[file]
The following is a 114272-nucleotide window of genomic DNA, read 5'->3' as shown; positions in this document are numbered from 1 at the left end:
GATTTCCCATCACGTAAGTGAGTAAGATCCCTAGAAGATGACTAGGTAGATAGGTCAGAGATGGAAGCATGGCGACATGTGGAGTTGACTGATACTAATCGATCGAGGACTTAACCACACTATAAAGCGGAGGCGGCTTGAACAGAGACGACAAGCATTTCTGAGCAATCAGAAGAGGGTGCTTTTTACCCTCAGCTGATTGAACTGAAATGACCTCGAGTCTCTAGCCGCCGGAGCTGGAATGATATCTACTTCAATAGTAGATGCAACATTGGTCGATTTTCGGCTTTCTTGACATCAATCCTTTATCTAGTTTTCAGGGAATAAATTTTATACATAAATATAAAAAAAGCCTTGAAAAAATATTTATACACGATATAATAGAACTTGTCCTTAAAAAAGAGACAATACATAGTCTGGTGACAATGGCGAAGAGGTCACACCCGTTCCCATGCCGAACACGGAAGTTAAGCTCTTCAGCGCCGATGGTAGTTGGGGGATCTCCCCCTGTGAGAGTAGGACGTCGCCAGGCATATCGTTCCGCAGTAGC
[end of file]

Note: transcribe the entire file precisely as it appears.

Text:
The following is a 114272-nucleotide window of genomic DNA, read 5'->3' as shown; positions in this document are numbered from 1 at the left end:
GATTTCCCATCACGTAAGTGAGTAAGATCCCTAGAAGATGACTAGGTAGATAGGTCAGAGATGGAAGCATGGCGACATGTGGAGTTGACTGATACTAATCGATCGAGGACTTAACCACACTATAAAGCGGAGGCGGCTTGAACAGAGACGACAAGCATTTCTGAGCAATCAGAAGAGGGTGCTTTTTACCCTCAGCTGATTGAACTGAAATGACCTCGAGTCTCTAGCCGCCGGAGCTGGAATGATATCTACTTCAATAGTAGATGCAACATTGGTCGATTTTCGGCTTTCTTGACATCAATCCTTTATCTAGTTTTCAGGGAATAAATTTTATACATAAATATAAAAAAAGCCTTGAAAAAATATTTATACACGATATAATAGAACTTGTCCTTAAAAAAGAGACAATACATAGTCTGGTGACAATGGCGAAGAGGTCACACCCGTTCCCATGCCGAACACGGAAGTTAAGCTCTTCAGCGCCGATGGTAGTTGGGGGATCTCCCCCTGTGAGAGTAGGACGTCGCCAGGCATATCGTTCCGCAGTAGC